With a basketball résumé among the most accomplished in NBA history, Steph Curry went to work on his golfing CV over the weekend.
A walk-off eagle saw the Golden State Warriors icon win the American Century Championship in stunning fashion in Stateline, Nevada, on Sunday, becoming the first active professional athlete to win the celebrity tournament in 23 years.
Curry had lit up Edgewood Tahoe Golf Course with a sensational 152-yard hole-in-one on Saturday, and repeated his celebration of whisking off his cap and sprinting away after his nerveless final putt secured him a two-point victory over former US tennis player and playing partner Mardy Fish.
Yet while his second round ace had been marked by a charge down the fairway and a lap of the green, the 35-year-old toasted his winning eagle by heading straight for his wife Ayesha.
“She knows how much I love this game,” Curry told reporters.
“It’s always on the TV. It doesn’t matter what tournament it is, I’m watching the game. I’m trying to soak up as much as I can.
“So as soon as I made it, I made the putt, I knew where she was, and I had to go straight to her because I appreciate the fact that – even on our vacation – she’ll let me play.”
Victory saw the four-time NBA champion clinch the $125,000 winner’s prize for topping a star-studded US celebrity field of more than 90 players.
Hollywood actors, comedians, and entertainers all featured, but it was athletes past and present who made up the majority of the field, ranging from current NFL stars Patrick Mahomes, Travis Kelce and Aaron Rodgers to golfing great Annika Sorenstam.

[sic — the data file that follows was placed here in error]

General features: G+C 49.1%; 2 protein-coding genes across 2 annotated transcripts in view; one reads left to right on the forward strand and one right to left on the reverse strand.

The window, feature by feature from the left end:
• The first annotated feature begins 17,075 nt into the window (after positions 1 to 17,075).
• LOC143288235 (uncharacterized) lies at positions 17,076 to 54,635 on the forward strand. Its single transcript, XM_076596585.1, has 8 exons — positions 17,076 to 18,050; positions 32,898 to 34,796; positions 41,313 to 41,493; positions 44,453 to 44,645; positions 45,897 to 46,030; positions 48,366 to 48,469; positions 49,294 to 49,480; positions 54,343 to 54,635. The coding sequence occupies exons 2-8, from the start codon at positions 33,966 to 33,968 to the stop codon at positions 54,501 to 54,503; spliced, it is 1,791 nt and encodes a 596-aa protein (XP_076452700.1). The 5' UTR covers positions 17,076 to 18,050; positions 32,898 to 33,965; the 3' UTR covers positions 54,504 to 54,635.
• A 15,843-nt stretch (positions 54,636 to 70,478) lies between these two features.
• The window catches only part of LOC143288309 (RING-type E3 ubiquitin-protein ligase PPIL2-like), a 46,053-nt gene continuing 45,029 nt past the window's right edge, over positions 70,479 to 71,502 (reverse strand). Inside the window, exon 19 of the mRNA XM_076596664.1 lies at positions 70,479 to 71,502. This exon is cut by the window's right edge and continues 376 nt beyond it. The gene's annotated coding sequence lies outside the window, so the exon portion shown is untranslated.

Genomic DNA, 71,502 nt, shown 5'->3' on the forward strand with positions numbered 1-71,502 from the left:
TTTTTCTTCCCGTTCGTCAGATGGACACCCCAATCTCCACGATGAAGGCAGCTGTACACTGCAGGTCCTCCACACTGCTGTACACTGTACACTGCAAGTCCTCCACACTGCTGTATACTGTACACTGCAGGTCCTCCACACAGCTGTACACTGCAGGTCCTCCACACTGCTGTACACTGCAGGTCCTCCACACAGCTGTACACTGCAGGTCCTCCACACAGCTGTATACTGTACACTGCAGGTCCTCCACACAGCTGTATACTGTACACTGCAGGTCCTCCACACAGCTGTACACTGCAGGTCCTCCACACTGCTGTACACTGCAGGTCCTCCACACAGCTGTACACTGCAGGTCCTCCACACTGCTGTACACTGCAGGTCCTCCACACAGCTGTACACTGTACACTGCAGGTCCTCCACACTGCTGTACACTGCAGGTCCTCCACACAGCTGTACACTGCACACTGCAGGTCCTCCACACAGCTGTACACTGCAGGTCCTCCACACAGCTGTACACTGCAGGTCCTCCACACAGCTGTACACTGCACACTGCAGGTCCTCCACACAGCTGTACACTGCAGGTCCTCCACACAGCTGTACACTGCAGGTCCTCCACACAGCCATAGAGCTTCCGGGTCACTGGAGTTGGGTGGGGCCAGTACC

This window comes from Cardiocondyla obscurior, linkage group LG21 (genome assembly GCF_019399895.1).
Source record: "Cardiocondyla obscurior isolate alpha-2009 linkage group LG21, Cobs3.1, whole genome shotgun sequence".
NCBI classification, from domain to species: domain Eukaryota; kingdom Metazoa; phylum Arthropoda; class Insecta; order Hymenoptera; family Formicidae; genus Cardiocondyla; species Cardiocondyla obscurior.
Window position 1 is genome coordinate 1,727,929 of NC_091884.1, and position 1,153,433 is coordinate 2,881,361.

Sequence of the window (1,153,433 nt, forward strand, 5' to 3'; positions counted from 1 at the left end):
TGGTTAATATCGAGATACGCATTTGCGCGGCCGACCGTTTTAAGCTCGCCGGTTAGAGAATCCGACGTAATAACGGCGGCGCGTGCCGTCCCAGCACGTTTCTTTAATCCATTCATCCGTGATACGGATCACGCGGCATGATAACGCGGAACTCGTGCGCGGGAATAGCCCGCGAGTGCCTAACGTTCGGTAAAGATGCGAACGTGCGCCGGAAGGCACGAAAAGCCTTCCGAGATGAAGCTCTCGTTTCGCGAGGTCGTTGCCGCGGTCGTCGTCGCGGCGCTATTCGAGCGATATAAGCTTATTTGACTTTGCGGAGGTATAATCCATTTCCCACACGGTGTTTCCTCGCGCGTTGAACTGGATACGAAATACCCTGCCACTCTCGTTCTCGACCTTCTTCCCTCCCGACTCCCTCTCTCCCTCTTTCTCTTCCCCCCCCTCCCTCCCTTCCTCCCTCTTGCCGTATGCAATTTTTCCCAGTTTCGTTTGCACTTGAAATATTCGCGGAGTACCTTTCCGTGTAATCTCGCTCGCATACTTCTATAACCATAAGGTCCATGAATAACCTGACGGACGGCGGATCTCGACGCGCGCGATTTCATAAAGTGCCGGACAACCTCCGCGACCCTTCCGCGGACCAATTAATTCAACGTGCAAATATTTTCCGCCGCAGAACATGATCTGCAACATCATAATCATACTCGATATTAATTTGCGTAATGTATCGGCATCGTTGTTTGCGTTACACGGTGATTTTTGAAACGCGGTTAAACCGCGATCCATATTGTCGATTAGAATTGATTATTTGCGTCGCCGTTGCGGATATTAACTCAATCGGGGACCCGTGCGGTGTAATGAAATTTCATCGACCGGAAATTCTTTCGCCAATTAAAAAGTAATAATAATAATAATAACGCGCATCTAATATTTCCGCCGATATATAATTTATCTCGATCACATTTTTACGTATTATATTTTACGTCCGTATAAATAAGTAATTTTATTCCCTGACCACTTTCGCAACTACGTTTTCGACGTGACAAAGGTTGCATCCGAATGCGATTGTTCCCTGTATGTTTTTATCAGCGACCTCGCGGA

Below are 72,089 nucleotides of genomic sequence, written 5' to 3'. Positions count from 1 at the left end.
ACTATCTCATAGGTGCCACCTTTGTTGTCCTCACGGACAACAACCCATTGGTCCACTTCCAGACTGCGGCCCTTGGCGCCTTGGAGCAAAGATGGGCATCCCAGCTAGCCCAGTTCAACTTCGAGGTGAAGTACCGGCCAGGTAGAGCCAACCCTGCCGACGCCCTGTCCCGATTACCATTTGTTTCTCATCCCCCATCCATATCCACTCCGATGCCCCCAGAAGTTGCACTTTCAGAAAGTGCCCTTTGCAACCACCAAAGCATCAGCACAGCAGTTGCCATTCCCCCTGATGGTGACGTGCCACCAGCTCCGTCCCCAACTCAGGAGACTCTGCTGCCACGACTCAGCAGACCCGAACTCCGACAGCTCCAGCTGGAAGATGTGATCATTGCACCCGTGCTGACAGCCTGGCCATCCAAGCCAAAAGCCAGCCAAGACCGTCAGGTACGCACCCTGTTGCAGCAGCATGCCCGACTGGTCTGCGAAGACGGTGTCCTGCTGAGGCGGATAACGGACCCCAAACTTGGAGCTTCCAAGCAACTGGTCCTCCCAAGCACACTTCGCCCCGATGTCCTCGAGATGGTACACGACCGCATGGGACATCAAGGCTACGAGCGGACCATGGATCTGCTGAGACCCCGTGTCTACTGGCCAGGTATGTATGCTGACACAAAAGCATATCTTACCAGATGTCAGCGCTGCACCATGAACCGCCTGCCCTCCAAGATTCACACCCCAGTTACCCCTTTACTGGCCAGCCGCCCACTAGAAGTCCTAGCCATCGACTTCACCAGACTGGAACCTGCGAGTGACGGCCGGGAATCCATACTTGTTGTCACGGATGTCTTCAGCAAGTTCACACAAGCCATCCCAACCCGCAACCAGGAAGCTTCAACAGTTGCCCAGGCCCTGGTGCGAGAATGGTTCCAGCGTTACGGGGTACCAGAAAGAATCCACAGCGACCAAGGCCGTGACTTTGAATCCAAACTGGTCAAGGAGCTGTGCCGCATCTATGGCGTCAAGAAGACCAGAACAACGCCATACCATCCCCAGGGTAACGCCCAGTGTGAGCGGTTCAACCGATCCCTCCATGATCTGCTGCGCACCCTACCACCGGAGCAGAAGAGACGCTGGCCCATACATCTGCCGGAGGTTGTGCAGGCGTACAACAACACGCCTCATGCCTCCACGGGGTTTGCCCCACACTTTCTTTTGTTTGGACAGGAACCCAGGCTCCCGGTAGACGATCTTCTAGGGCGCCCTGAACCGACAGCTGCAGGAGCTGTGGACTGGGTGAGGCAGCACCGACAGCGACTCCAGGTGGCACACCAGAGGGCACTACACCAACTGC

Curry had taken a three point lead over Fish and NHL player Joe Pavelski into the third and final round of the event, which used the Modified Stableford format to award points by score per hole.
A final round 25 was enough to hold off Fish, who closed with 26, and see Curry join American NFL kicker Al Del Greco (2000) and Canadian NHL player Mario Lemieux (1998) as only the third active pro athlete to win the event.
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Curry admitted that the tournament had been circled on his calendar ever since the Warriors’ hopes of an eighth franchise championship were ended by the Los Angeles Lakers in the Western Conference semifinals in May.
“That was a lot of the motivation, not giving up hope that it would have to take till I was retired to be able to play more golf throughout the year to be ready for this,” Curry said.
“Even the last two months since we finished our playoff run till now, the preparation for this tournament has kind of always been the running joke, and it paid off.”
The two-time NBA MVP’s love for golf is well-documented, and in 2022, he launched the “Underrated Golf Tour” to provide a competitive, all-expenses paid opportunity for underrepresented young players.
For Curry, the fairways are his “therapy” away from the mania of the basketball season, yet the NBA’s all-time three-point scoring leader approaches golf with identical levels of focus.
At the first tee Sunday, the guard could be seen checking his pulse.
“I do that during timeouts in basketball … I wanted to get a check on where it was,” Curry admitted.
“I do a lot of breathing work during basketball games to control all of that and recover quicker. So I try to bring that philosophy out here because I’m a fish out of water out here on the course dealing with those emotions.
“It’s entirely different in a basketball game because it’s so reactive on the hardwood, but out here, you have to be able to control all of those thoughts and just seek positivity into yourself. Just tell yourself you’re built for this because you’ve been through other scenarios where you needed to perform and you live with the results.
“It’s not like you can will it in. You just live with the results.”